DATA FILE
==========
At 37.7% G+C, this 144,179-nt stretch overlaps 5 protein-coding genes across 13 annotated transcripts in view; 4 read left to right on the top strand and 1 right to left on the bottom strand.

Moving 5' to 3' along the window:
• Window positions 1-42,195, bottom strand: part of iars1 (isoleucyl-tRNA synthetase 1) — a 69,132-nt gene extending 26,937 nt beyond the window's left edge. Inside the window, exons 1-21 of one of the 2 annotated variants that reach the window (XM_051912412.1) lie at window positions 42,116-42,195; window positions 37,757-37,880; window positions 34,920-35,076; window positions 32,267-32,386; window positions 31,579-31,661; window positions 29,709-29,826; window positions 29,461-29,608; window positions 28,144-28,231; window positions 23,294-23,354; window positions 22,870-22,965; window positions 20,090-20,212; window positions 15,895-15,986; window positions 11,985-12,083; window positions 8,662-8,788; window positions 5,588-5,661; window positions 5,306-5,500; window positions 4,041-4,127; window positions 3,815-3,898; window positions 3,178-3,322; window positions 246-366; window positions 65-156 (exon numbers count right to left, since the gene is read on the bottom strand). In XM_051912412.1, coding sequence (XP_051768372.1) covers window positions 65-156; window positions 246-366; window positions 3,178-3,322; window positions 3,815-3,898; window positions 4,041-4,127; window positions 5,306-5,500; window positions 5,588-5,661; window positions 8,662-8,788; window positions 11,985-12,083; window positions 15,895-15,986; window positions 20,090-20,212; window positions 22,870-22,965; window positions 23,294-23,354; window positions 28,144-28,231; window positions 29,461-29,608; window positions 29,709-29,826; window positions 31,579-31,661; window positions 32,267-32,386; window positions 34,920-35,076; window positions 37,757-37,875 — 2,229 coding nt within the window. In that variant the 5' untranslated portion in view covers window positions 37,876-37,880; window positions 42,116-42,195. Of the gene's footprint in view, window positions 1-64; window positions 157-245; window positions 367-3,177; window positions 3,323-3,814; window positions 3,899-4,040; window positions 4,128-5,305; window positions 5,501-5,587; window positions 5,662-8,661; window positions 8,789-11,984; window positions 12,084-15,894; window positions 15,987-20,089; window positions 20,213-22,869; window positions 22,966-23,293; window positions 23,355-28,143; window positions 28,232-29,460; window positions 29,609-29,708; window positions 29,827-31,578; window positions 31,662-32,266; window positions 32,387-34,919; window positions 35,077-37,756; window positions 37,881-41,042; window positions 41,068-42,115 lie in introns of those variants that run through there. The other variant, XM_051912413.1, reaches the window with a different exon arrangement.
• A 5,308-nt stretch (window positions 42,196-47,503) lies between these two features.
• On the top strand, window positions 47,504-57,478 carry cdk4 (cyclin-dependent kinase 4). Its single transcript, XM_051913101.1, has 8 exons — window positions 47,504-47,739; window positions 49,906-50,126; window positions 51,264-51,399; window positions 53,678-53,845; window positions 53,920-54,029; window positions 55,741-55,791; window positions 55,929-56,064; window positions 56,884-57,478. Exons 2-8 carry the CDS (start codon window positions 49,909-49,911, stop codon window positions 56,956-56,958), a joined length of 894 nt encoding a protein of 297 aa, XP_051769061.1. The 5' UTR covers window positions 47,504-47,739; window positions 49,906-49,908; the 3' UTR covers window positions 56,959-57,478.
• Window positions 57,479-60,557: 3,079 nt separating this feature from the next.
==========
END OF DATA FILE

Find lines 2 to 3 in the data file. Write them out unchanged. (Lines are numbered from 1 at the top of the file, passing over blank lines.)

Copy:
Moving 5' to 3' along the window:
• Window positions 1-42,195, bottom strand: part of iars1 (isoleucyl-tRNA synthetase 1) — a 69,132-nt gene extending 26,937 nt beyond the window's left edge. Inside the window, exons 1-21 of one of the 2 annotated variants that reach the window (XM_051912412.1) lie at window positions 42,116-42,195; window positions 37,757-37,880; window positions 34,920-35,076; window positions 32,267-32,386; window positions 31,579-31,661; window positions 29,709-29,826; window positions 29,461-29,608; window positions 28,144-28,231; window positions 23,294-23,354; window positions 22,870-22,965; window positions 20,090-20,212; window positions 15,895-15,986; window positions 11,985-12,083; window positions 8,662-8,788; window positions 5,588-5,661; window positions 5,306-5,500; window positions 4,041-4,127; window positions 3,815-3,898; window positions 3,178-3,322; window positions 246-366; window positions 65-156 (exon numbers count right to left, since the gene is read on the bottom strand). In XM_051912412.1, coding sequence (XP_051768372.1) covers window positions 65-156; window positions 246-366; window positions 3,178-3,322; window positions 3,815-3,898; window positions 4,041-4,127; window positions 5,306-5,500; window positions 5,588-5,661; window positions 8,662-8,788; window positions 11,985-12,083; window positions 15,895-15,986; window positions 20,090-20,212; window positions 22,870-22,965; window positions 23,294-23,354; window positions 28,144-28,231; window positions 29,461-29,608; window positions 29,709-29,826; window positions 31,579-31,661; window positions 32,267-32,386; window positions 34,920-35,076; window positions 37,757-37,875 — 2,229 coding nt within the window. In that variant the 5' untranslated portion in view covers window positions 37,876-37,880; window positions 42,116-42,195. Of the gene's footprint in view, window positions 1-64; window positions 157-245; window positions 367-3,177; window positions 3,323-3,814; window positions 3,899-4,040; window positions 4,128-5,305; window positions 5,501-5,587; window positions 5,662-8,661; window positions 8,789-11,984; window positions 12,084-15,894; window positions 15,987-20,089; window positions 20,213-22,869; window positions 22,966-23,293; window positions 23,355-28,143; window positions 28,232-29,460; window positions 29,609-29,708; window positions 29,827-31,578; window positions 31,662-32,266; window positions 32,387-34,919; window positions 35,077-37,756; window positions 37,881-41,042; window positions 41,068-42,115 lie in introns of those variants that run through there. The other variant, XM_051912413.1, reaches the window with a different exon arrangement.